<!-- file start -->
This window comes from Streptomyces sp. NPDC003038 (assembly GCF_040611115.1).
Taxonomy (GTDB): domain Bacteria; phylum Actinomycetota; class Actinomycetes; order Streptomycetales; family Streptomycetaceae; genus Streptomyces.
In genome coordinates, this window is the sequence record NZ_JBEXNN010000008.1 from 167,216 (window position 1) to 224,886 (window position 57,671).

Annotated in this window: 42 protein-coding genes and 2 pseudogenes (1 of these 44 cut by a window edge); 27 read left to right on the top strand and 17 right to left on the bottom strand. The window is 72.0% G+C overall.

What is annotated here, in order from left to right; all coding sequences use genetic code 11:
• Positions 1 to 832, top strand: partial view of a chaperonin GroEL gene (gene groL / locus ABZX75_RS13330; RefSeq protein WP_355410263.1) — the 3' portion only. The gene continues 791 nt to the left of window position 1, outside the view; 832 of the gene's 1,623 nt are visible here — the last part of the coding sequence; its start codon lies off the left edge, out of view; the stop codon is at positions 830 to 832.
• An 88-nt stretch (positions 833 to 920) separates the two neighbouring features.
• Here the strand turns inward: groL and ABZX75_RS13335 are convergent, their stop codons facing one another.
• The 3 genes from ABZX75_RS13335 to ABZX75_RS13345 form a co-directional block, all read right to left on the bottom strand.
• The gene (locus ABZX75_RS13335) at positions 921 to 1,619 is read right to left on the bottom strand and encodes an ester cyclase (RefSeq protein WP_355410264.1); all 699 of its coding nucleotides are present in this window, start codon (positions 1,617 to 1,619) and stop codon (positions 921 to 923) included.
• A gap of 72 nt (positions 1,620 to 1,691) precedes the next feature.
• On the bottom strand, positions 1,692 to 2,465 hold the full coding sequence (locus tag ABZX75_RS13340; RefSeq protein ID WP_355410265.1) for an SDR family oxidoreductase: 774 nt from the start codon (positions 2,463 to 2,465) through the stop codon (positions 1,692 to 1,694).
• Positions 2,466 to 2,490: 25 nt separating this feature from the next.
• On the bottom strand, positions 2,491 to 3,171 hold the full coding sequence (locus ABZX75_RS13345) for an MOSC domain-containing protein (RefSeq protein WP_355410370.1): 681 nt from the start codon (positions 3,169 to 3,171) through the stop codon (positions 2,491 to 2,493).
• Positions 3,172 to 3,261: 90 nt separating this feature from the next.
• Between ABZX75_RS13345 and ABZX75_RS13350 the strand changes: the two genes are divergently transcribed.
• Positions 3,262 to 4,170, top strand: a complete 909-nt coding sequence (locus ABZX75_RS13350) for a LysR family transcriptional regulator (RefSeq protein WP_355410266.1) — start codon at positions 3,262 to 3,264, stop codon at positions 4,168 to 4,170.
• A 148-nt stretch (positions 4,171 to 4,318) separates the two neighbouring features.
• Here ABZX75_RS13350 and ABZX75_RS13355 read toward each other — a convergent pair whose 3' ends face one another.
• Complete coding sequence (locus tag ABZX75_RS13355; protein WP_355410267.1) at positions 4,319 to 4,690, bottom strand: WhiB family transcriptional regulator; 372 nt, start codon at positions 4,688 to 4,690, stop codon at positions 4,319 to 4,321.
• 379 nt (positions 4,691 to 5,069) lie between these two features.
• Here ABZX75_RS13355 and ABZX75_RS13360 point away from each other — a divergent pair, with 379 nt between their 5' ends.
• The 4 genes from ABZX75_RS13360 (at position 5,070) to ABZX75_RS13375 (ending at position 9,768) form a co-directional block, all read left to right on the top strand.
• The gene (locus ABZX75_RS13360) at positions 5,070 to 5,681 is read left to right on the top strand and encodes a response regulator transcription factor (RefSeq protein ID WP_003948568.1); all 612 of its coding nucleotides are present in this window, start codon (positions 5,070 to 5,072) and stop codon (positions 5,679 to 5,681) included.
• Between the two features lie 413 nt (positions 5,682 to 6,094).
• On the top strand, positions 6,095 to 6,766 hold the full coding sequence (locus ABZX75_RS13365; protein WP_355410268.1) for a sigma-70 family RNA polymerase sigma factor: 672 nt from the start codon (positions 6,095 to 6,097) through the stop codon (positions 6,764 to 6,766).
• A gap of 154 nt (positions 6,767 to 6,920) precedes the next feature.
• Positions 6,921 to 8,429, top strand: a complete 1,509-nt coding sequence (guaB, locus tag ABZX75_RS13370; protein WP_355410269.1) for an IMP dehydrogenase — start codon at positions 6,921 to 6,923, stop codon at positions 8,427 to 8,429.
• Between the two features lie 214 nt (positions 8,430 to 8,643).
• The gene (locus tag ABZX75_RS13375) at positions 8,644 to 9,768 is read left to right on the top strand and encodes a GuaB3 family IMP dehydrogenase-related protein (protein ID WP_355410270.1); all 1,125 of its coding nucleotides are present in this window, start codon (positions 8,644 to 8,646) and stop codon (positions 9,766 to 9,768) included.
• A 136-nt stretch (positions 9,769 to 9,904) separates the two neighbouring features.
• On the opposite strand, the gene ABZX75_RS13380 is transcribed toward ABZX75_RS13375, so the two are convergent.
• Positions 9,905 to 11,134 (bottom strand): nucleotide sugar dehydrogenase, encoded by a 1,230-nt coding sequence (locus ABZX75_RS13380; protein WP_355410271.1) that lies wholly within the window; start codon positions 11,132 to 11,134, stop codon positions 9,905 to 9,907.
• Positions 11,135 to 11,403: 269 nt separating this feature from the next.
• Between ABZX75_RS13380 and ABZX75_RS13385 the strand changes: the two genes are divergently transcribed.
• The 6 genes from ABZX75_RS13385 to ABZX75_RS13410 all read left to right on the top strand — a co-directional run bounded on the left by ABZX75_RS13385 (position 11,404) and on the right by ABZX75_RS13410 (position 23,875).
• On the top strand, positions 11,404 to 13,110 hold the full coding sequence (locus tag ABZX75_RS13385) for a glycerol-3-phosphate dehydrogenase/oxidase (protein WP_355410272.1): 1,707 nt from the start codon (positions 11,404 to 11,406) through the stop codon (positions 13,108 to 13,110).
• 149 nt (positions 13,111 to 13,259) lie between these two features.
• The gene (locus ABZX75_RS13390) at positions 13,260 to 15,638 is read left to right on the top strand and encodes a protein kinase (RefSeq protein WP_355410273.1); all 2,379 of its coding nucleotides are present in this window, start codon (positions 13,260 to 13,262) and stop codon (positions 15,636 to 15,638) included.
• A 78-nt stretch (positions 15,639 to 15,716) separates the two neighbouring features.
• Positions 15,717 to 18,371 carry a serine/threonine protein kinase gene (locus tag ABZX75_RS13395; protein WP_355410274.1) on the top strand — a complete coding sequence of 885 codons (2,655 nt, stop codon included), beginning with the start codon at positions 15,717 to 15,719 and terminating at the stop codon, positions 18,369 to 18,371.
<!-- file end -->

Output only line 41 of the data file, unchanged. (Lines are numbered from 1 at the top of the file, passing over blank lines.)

• Positions 15,717 to 18,371 carry a serine/threonine protein kinase gene (locus tag ABZX75_RS13395; protein WP_355410274.1) on the top strand — a complete coding sequence of 885 codons (2,655 nt, stop codon included), beginning with the start codon at positions 15,717 to 15,719 and terminating at the stop codon, positions 18,369 to 18,371.